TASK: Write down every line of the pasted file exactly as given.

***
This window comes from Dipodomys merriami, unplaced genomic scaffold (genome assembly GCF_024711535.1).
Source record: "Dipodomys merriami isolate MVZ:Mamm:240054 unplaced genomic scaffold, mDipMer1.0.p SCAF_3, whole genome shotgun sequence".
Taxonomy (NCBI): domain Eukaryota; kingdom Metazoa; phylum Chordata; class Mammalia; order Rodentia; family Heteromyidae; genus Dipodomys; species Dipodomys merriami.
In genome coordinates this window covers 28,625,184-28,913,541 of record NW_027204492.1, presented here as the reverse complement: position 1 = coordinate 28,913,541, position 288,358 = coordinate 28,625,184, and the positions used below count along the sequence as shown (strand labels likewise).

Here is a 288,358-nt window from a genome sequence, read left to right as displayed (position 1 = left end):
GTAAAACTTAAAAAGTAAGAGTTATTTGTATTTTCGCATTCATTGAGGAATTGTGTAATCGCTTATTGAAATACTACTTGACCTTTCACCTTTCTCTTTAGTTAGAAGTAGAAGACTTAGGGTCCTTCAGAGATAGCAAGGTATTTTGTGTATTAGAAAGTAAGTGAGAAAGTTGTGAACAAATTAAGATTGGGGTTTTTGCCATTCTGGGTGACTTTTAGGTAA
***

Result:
This window comes from Dipodomys merriami, unplaced genomic scaffold (genome assembly GCF_024711535.1).
Source record: "Dipodomys merriami isolate MVZ:Mamm:240054 unplaced genomic scaffold, mDipMer1.0.p SCAF_3, whole genome shotgun sequence".
Taxonomy (NCBI): domain Eukaryota; kingdom Metazoa; phylum Chordata; class Mammalia; order Rodentia; family Heteromyidae; genus Dipodomys; species Dipodomys merriami.
In genome coordinates this window covers 28,625,184-28,913,541 of record NW_027204492.1, presented here as the reverse complement: position 1 = coordinate 28,913,541, position 288,358 = coordinate 28,625,184, and the positions used below count along the sequence as shown (strand labels likewise).

Here is a 288,358-nt window from a genome sequence, read left to right as displayed (position 1 = left end):
GTAAAACTTAAAAAGTAAGAGTTATTTGTATTTTCGCATTCATTGAGGAATTGTGTAATCGCTTATTGAAATACTACTTGACCTTTCACCTTTCTCTTTAGTTAGAAGTAGAAGACTTAGGGTCCTTCAGAGATAGCAAGGTATTTTGTGTATTAGAAAGTAAGTGAGAAAGTTGTGAACAAATTAAGATTGGGGTTTTTGCCATTCTGGGTGACTTTTAGGTAA